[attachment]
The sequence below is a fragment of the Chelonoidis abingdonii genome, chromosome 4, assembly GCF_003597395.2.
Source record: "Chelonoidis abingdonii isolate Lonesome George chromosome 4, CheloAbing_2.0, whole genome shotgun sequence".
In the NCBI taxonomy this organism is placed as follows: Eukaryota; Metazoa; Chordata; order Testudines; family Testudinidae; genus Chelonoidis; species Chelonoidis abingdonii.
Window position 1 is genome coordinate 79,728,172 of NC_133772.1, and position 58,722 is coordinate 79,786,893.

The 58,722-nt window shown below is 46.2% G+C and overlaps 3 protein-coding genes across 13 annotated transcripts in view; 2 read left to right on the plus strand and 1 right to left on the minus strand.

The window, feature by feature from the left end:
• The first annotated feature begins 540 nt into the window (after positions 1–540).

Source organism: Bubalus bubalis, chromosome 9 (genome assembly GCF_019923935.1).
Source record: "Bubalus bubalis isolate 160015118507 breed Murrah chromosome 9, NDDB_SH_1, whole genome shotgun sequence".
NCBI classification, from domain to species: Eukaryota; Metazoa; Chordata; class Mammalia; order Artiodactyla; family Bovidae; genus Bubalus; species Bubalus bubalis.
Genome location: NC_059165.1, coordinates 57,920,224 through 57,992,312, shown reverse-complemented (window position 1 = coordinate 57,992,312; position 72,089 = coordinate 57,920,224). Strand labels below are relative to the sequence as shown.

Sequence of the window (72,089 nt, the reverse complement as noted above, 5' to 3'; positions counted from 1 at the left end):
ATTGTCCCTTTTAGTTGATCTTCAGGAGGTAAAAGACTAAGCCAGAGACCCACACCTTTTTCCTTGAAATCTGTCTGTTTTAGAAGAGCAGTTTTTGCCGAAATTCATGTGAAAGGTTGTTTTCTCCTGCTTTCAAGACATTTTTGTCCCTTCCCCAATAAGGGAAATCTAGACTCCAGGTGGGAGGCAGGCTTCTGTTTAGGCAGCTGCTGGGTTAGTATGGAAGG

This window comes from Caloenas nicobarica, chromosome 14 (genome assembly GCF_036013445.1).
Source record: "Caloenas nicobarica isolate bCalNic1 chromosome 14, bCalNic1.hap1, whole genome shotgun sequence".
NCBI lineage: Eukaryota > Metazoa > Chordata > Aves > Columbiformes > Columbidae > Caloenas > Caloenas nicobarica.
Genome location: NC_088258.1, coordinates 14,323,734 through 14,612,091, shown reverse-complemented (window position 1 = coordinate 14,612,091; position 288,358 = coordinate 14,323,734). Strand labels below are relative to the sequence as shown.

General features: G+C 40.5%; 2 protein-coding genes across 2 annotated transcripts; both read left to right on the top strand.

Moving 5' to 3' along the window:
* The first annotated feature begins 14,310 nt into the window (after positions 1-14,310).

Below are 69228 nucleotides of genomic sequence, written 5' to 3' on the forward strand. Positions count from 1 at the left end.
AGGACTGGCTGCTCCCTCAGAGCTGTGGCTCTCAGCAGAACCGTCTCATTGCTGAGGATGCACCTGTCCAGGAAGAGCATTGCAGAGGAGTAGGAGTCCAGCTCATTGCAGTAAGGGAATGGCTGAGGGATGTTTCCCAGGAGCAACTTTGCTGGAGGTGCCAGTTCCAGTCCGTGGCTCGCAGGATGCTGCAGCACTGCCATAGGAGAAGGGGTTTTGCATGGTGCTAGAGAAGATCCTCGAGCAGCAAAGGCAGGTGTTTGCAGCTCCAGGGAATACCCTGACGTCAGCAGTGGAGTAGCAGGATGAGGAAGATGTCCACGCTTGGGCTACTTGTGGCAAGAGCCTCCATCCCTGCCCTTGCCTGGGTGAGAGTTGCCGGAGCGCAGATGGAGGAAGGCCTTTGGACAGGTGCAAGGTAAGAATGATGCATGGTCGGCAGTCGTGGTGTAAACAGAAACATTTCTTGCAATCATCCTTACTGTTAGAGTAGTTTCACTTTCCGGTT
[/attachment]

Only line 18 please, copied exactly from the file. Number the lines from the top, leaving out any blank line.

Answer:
General features: G+C 40.5%; 2 protein-coding genes across 2 annotated transcripts; both read left to right on the top strand.